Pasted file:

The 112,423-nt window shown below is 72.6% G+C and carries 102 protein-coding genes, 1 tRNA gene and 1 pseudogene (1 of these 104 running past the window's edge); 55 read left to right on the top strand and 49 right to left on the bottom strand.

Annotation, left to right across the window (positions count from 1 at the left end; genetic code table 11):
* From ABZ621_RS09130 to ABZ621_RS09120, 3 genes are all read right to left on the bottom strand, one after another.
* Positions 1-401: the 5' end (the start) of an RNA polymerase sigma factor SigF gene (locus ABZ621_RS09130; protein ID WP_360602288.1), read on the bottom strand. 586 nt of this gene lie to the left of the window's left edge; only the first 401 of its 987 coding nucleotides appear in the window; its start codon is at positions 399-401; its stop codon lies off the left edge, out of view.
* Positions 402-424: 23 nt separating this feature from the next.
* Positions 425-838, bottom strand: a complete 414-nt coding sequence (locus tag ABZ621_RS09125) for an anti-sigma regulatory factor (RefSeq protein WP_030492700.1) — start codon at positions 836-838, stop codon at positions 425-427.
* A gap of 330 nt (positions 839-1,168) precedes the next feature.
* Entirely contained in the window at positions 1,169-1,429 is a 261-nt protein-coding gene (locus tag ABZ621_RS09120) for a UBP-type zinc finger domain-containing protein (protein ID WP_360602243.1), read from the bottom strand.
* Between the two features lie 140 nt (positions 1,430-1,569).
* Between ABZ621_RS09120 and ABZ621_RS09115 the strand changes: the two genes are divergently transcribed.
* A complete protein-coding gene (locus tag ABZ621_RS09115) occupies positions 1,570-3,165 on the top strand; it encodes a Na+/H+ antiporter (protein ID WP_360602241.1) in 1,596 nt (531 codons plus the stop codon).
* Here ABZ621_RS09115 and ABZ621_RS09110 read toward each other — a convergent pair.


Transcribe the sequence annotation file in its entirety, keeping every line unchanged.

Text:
The 112,423-nt window shown below is 72.6% G+C and carries 102 protein-coding genes, 1 tRNA gene and 1 pseudogene (1 of these 104 running past the window's edge); 55 read left to right on the top strand and 49 right to left on the bottom strand.

Annotation, left to right across the window (positions count from 1 at the left end; genetic code table 11):
* From ABZ621_RS09130 to ABZ621_RS09120, 3 genes are all read right to left on the bottom strand, one after another.
* Positions 1-401: the 5' end (the start) of an RNA polymerase sigma factor SigF gene (locus ABZ621_RS09130; protein ID WP_360602288.1), read on the bottom strand. 586 nt of this gene lie to the left of the window's left edge; only the first 401 of its 987 coding nucleotides appear in the window; its start codon is at positions 399-401; its stop codon lies off the left edge, out of view.
* Positions 402-424: 23 nt separating this feature from the next.
* Positions 425-838, bottom strand: a complete 414-nt coding sequence (locus tag ABZ621_RS09125) for an anti-sigma regulatory factor (RefSeq protein WP_030492700.1) — start codon at positions 836-838, stop codon at positions 425-427.
* A gap of 330 nt (positions 839-1,168) precedes the next feature.
* Entirely contained in the window at positions 1,169-1,429 is a 261-nt protein-coding gene (locus tag ABZ621_RS09120) for a UBP-type zinc finger domain-containing protein (protein ID WP_360602243.1), read from the bottom strand.
* Between the two features lie 140 nt (positions 1,430-1,569).
* Between ABZ621_RS09120 and ABZ621_RS09115 the strand changes: the two genes are divergently transcribed.
* A complete protein-coding gene (locus tag ABZ621_RS09115) occupies positions 1,570-3,165 on the top strand; it encodes a Na+/H+ antiporter (protein ID WP_360602241.1) in 1,596 nt (531 codons plus the stop codon).
* Here ABZ621_RS09115 and ABZ621_RS09110 read toward each other — a convergent pair.